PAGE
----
Caroline Wozniacki hardly broken up
MONTREAL -- Caroline Wozniacki long ago inherited the position of Woman on the WTA Tour Whom Everyone Seems to Like, an honorary title that Belgium's Kim Clijsters, another European star with a sunny disposition and smile, seemed to hold forever until she retired. But midway through this year, Wozniacki had a different light thrown on her -- jilted fiancée -- when she went from being seen as half of arguably the most popular sports couple in the world to finding out that golfer Rory McIlroy was breaking off their engagement.
Via a three-minute phone call.
Just as their wedding invitations were going out.
Wozniacki thought he was playing a joke on her.
The story only seemed worse when McIlroy immediately went on a tear, winning the British Open and two other tournaments before gliding into this week's PGA Championship, the last major of the year, being talked about again as Tiger Woods' heir apparent.
A less well-adjusted woman and athlete than Wozniacki might've gone into the tank by now, watching all of that play out publicly. But by all appearances, the 24-year-old Dane has reacted the way the "You're too good for him" faction of her fans probably hoped she would.
She won a tournament title three weeks ago in Istanbul -- her first in nine months -- backing up her statement at Wimbledon that "Life goes on."
Before that, she didn't pull down the blinds and stay in her room binging on all the Oreos and Pringles in the mini bar after she was upset by Belgium's Yanina Wickmayer in the first round at the French Open in late May, just days after she and McIlroy broke up.
When she saw Serena Williams -- who refers to Wozniacki as her #BFF on Twitter -- lose her second-round match at the French days later (there were rumors that Serena was having her own relationship problems with her coach, Patrick Mourtagolou), Wozniacki had an idea. Then she kicked into gear.
"I went to Miami after the French Open, I saw that she lost, and I was like, 'Hey, Serena -- get your butt over here,'" Wozniacki said with a laugh at the Rogers Cup, where she advanced into the third round with a 6-1, 6-2 win over Klara Koukalova of the Czech Republic on Wednesday. "She was going to Palm Beach to train anyway. I was like, 'Well, stop in Miami for a few days.'
"We had a good time, a great time."
(And there are Instagram photos from a club, the beach and a Miami Heat game to prove it.)
Unlike, say, Maria Sharapova, who is pretty candid about admitting she's always had trouble navigating how to have friendships with rivals on the tennis tour, Wozniacki operates with no such qualms. Unlike Serena, who prefers to keep much of her off-court life behind the curtain, Wozniacki is more apt to share. When a power outage hit the Montreal tennis facility Tuesday, Wozniacki was hysterical as she recounted how the players were stuck having to use their cell phones as flashlights in the pitch-black locker room and yelping when they found only freezing water coming out of the shower spigots.
"It's different," she said with a laugh.
Wozniacki and McIlroy both took a lot of heat for perhaps putting their relationship before their careers when they started showing up at each other's events -- him, say, at an exhibition tournament at Madison Square Garden to amble onto the court and hit a few shots with her; her at the Masters in Augusta, wearing white overalls as she caddied for him before the tournament.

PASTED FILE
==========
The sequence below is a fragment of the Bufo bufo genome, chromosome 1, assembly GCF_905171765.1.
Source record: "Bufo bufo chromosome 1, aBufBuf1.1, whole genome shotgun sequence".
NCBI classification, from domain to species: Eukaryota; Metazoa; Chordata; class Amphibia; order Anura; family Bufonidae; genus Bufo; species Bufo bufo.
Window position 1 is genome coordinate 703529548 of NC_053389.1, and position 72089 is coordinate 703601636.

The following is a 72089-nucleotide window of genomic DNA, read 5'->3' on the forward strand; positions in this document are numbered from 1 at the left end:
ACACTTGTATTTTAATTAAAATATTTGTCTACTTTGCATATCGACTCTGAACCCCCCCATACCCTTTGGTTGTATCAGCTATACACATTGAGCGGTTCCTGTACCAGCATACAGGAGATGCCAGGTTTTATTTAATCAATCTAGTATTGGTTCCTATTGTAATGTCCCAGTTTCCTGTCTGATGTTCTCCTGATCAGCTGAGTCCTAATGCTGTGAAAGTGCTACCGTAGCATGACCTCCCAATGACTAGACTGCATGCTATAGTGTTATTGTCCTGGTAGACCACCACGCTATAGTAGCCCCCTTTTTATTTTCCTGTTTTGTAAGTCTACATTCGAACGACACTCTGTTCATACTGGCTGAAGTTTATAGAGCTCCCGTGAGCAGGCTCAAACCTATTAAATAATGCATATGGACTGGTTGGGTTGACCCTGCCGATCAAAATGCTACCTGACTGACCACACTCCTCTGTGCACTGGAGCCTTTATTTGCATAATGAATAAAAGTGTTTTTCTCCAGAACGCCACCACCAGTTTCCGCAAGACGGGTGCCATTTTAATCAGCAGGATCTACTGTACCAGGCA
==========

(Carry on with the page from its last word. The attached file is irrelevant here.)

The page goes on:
Compared with Woods and skier Lindsey Vonn, who have more of an edge, McIlNiacki or WozIlroy -- whatever you wanted to call Wozniacki and McIlroy when they were together -- were downright cuddly.
And so, it is more than a little jarring to see someone we thought we knew, like Wozniacki, now looking back at the rest of the world and essentially saying, You've underestimated me all these years? Just because I'm so famously "nice."
Wozniacki has never quite put it that bluntly.
But if you want to know how someone who isn't cut from the same physical mold as many of the other top players these days still managed to rise to the No. 1 ranking in 2010 and 2011, that inner strength and confidence of hers probably explains it. At 5-foot-10 and a wispy 139 pounds, Wozniacki gives away three or four inches and 15 or more pounds to some rivals, and she's never had groundstrokes that explode off her racket, as so many women do today. Nor is she singularly focused on winning at all costs.
When she was still No. 1, all she heard at stop after stop was how it was somehow "wrong" because she still hadn't won a Grand Slam. And yet again and again she refused to apologize for it. She'd just smile and say she hoped to win a major someday, too.
But that pleasant demeanor hides a fierce independent streak. She had a healthy disregard for all the chatter and negativity beyond the court long before she and McIlroy got together.
The latest example came when Wozniacki announced recently that she is going to run the New York City Marathon in November although the US Open, the last major of the year, doesn't end until the first week of September and she still hasn't won that first Slam.
Her choice baffled a lot of people who told Wozniacki to concentrate on tennis, but it was understandable to a lot of people who have bad breakups and do things like ... um, run marathons to burn off the angst.
Except Wozniacki has been asked directly if the choice was related to her breakup, and she's gasped as if highly amused and said, "Oh, no! Not at all."
"I'm doing it for a kid's charity [New York-based Team for Kids] to get them into sports, get them healthy," she said here at the Rogers Cup. "I thought it would be a good inspiration if I finished a marathon. Then I'm not just talking. I'm actually doing something."
That's Wozniacki. The girl has always known how to shrug off a hit. And then just keep moving on.